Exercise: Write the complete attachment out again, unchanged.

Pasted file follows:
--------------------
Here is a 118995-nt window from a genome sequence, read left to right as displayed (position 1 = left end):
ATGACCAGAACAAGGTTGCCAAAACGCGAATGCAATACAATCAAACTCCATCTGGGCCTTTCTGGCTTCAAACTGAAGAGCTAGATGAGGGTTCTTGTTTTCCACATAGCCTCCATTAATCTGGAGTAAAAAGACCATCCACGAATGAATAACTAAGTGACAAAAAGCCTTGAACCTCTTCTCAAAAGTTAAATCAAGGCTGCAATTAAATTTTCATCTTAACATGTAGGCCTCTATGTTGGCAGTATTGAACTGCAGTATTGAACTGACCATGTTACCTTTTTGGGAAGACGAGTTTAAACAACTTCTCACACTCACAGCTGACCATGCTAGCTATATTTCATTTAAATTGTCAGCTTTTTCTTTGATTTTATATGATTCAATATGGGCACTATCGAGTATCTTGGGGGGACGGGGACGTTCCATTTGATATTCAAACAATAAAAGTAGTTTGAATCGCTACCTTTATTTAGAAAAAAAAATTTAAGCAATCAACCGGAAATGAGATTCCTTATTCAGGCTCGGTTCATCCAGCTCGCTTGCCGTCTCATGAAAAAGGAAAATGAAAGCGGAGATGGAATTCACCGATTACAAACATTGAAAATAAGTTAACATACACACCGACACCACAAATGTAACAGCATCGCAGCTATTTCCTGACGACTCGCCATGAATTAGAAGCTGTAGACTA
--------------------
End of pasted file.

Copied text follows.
Here is a 118995-nt window from a genome sequence, read left to right as displayed (position 1 = left end):
ATGACCAGAACAAGGTTGCCAAAACGCGAATGCAATACAATCAAACTCCATCTGGGCCTTTCTGGCTTCAAACTGAAGAGCTAGATGAGGGTTCTTGTTTTCCACATAGCCTCCATTAATCTGGAGTAAAAAGACCATCCACGAATGAATAACTAAGTGACAAAAAGCCTTGAACCTCTTCTCAAAAGTTAAATCAAGGCTGCAATTAAATTTTCATCTTAACATGTAGGCCTCTATGTTGGCAGTATTGAACTGCAGTATTGAACTGACCATGTTACCTTTTTGGGAAGACGAGTTTAAACAACTTCTCACACTCACAGCTGACCATGCTAGCTATATTTCATTTAAATTGTCAGCTTTTTCTTTGATTTTATATGATTCAATATGGGCACTATCGAGTATCTTGGGGGGACGGGGACGTTCCATTTGATATTCAAACAATAAAAGTAGTTTGAATCGCTACCTTTATTTAGAAAAAAAAATTTAAGCAATCAACCGGAAATGAGATTCCTTATTCAGGCTCGGTTCATCCAGCTCGCTTGCCGTCTCATGAAAAAGGAAAATGAAAGCGGAGATGGAATTCACCGATTACAAACATTGAAAATAAGTTAACATACACACCGACACCACAAATGTAACAGCATCGCAGCTATTTCCTGACGACTCGCCATGAATTAGAAGCTGTAGACTA